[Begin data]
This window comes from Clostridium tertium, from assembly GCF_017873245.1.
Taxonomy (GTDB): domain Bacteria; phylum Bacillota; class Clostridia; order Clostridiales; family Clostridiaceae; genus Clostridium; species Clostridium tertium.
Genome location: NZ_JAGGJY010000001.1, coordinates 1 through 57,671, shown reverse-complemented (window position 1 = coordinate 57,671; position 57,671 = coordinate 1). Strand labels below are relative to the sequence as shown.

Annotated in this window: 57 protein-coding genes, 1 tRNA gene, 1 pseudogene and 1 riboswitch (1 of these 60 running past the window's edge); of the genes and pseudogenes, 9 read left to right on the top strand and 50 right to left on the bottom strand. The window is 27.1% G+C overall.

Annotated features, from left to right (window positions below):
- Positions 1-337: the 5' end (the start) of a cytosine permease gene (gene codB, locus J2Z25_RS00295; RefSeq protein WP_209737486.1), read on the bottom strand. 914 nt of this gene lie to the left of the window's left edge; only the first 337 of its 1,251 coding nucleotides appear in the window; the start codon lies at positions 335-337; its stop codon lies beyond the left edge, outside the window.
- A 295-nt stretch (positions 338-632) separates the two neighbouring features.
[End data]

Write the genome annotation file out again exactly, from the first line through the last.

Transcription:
This window comes from Clostridium tertium, from assembly GCF_017873245.1.
Taxonomy (GTDB): domain Bacteria; phylum Bacillota; class Clostridia; order Clostridiales; family Clostridiaceae; genus Clostridium; species Clostridium tertium.
Genome location: NZ_JAGGJY010000001.1, coordinates 1 through 57,671, shown reverse-complemented (window position 1 = coordinate 57,671; position 57,671 = coordinate 1). Strand labels below are relative to the sequence as shown.

Annotated in this window: 57 protein-coding genes, 1 tRNA gene, 1 pseudogene and 1 riboswitch (1 of these 60 running past the window's edge); of the genes and pseudogenes, 9 read left to right on the top strand and 50 right to left on the bottom strand. The window is 27.1% G+C overall.

Annotated features, from left to right (window positions below):
- Positions 1-337: the 5' end (the start) of a cytosine permease gene (gene codB, locus J2Z25_RS00295; RefSeq protein WP_209737486.1), read on the bottom strand. 914 nt of this gene lie to the left of the window's left edge; only the first 337 of its 1,251 coding nucleotides appear in the window; the start codon lies at positions 335-337; its stop codon lies beyond the left edge, outside the window.
- A 295-nt stretch (positions 338-632) separates the two neighbouring features.